New York City steam system

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Steam vapor being vented through a typical Con Edison orange and white stack on Seventh Avenue at West 20th Street. Steam vapor such as this can be caused by a leak in Con Ed's steam system – which heats, cools and provides power for buildings in Manhattan up to East 89th and West 96th Street – or by cooler water contacting the outside of a steam pipe.[1]

The New York City steam system is a district heating system which takes steam produced by steam generating stations and carries it under the streets of Manhattan to heat, cool, or supply power to high rise buildings and businesses. Some New York businesses and facilities also use the steam for cleaning, climate control and disinfection.

The New York Steam Company began providing service in lower Manhattan on March 3, 1882.[2] Today, Consolidated Edison operates the largest commercial steam system in the United States. The organization within Con Edison that is responsible for the system's operation is known as Steam Operations, providing steam service to over 1,700 customers and serving commercial and residential establishments in Manhattan from Battery Park to 96th Street uptown on the West side and 89th Street on the East side of Manhattan.[3] Roughly 24 billion pounds (1.1×1010 kg) of steam flow through the system every year.[1]

Effects on the environment[edit]

Cogeneration and Heat Recovery Steam Generation (HRSG) significantly increase the efficiency of fuel usage and thereby reduces the emission of pollutants, such as NOx, sulfur dioxide, carbon dioxide, and particulate matter, and reduce the city's carbon footprint. Approximately 30% of the ConEd steam system’s installed capacity and 50% of the annual steam generated comes from cogeneration.[4] Con Edison is promoting the use of steam for cooling in the summer months, something that can be accomplished with the installation of absorption chillers.[5] Such trigeneration systems result in additional energy and pollution savings, while reducing peak electrical loads.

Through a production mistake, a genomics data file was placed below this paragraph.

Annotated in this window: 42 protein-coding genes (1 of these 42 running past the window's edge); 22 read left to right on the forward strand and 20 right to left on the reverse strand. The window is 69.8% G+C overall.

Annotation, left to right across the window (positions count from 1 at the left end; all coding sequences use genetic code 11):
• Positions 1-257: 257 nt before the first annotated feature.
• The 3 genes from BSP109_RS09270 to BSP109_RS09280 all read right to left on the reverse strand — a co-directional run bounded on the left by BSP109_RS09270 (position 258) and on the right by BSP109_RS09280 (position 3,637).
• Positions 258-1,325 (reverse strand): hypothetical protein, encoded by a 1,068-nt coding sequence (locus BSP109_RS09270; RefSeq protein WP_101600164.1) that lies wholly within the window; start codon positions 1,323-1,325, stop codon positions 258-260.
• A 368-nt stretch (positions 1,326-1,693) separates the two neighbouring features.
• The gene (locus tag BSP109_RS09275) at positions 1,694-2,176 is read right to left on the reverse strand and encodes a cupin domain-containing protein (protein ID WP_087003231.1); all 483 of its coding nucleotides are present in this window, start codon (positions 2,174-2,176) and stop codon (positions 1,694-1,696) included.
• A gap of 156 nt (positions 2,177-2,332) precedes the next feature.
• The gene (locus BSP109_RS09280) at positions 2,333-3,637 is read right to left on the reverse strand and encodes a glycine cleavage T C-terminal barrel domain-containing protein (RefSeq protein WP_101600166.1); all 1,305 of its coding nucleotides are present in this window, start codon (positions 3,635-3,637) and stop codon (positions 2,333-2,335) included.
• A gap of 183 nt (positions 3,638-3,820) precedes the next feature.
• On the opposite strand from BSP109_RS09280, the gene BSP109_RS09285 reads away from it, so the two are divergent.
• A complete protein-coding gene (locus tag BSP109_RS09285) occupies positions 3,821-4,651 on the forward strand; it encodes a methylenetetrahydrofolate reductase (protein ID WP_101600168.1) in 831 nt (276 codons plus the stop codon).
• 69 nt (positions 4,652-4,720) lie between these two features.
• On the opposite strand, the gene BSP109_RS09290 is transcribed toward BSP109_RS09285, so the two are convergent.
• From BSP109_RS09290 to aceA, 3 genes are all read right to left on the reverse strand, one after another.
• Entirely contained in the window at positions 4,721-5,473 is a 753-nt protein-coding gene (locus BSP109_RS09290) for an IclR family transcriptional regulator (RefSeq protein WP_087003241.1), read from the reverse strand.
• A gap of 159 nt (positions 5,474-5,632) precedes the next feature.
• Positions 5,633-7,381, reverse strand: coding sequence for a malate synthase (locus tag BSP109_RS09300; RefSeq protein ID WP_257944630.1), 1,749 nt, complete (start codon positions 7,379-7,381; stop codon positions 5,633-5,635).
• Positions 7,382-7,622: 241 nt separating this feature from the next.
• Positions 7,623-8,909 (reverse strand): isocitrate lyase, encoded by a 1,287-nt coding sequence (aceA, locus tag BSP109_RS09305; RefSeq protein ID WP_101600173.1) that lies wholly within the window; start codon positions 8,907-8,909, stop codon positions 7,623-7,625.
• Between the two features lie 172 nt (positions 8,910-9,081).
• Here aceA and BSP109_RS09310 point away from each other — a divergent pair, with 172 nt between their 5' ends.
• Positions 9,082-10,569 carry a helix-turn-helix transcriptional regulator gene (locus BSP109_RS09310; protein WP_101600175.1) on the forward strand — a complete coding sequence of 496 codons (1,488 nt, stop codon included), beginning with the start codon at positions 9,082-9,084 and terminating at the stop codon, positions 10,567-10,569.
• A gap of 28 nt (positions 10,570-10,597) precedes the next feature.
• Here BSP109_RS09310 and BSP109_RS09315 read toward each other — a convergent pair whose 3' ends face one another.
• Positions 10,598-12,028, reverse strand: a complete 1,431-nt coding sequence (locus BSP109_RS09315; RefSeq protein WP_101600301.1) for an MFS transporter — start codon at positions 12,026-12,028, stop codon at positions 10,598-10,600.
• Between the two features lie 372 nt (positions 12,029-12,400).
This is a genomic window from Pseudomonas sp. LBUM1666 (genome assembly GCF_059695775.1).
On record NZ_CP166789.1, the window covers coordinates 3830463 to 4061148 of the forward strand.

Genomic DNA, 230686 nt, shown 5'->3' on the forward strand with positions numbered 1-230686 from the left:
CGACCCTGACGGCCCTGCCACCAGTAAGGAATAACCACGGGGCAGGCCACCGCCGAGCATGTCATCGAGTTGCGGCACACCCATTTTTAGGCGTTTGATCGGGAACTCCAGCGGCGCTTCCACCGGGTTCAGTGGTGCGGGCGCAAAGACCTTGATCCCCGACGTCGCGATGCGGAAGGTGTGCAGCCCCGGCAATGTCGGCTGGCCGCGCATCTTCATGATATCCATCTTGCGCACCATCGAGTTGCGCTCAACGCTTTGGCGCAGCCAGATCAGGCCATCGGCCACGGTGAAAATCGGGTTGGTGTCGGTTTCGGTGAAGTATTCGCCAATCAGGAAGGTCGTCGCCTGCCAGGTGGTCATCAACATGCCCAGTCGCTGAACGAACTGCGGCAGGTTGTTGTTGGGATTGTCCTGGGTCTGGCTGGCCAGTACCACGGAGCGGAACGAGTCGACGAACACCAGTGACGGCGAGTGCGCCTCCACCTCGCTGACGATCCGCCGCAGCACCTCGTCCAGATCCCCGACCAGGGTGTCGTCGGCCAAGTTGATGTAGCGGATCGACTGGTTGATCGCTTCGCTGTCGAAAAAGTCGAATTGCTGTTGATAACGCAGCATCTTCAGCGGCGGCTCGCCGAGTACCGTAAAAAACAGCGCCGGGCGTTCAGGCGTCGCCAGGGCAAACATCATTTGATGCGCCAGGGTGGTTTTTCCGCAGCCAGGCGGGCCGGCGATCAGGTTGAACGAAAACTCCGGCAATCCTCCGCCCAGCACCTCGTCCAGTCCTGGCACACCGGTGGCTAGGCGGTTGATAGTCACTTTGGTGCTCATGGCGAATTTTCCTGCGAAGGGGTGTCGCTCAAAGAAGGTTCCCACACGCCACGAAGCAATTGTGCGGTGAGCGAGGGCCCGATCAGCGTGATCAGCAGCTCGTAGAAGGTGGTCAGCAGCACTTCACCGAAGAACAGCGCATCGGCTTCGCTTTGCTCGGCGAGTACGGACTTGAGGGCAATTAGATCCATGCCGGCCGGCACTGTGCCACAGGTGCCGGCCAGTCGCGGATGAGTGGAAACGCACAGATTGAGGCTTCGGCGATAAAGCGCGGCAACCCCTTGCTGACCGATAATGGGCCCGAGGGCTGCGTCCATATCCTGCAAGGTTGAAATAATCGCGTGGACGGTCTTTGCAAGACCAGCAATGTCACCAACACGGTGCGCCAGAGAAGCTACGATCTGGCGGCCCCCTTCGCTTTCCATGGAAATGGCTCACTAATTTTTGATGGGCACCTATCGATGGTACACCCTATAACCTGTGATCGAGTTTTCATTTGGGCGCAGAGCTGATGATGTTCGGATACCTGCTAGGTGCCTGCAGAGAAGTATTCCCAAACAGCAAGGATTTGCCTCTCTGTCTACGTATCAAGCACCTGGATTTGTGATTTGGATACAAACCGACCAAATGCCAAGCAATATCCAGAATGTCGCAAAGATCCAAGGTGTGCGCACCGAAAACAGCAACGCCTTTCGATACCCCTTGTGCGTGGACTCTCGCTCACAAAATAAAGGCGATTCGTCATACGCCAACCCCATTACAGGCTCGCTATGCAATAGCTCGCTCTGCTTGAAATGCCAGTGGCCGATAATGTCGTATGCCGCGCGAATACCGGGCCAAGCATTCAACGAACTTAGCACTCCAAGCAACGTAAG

Clouds of condensation can sometimes be seen rising from manholes in Manhattan through orange and white "chimneys". This can be caused by external water being boiled by contact with the steam pipes or by leaks in the steam system itself.[1]

At least 12 steam pipe explosions have occurred in New York City since 1987.[6] The most recent incident was the 2007 New York City steam explosion. Another major incident occurred on June 28, 1996, at the plant on East 75th Street.[7]

Plants[edit]

West 59th Street plant

See also[edit]

References[edit]

Notes
  1. ^ a b c "Steam operations FAQ" on the Con Edison website
  2. ^ "A Brief History of Con Edison". Con Edison. Retrieved 2014-05-04. 
  3. ^ [1]
  4. ^ "Con Edison Steam Long Range Plan 2010-2030", p. 69
  5. ^ Benefits and Case Studies of Hybrid Cooling Using Steam, Consolidated Edison
  6. ^ Belson, Ken and DePalma, Anthony. "Asbestos and Aging Pipes Remain Buried Hazards", The New York Times (July 19, 2007).
  7. ^ Raffa, Frank. "Con-Ed Blows Off Some Steam". FDNewYork.com. Retrieved February 20, 2014. 

External links[edit]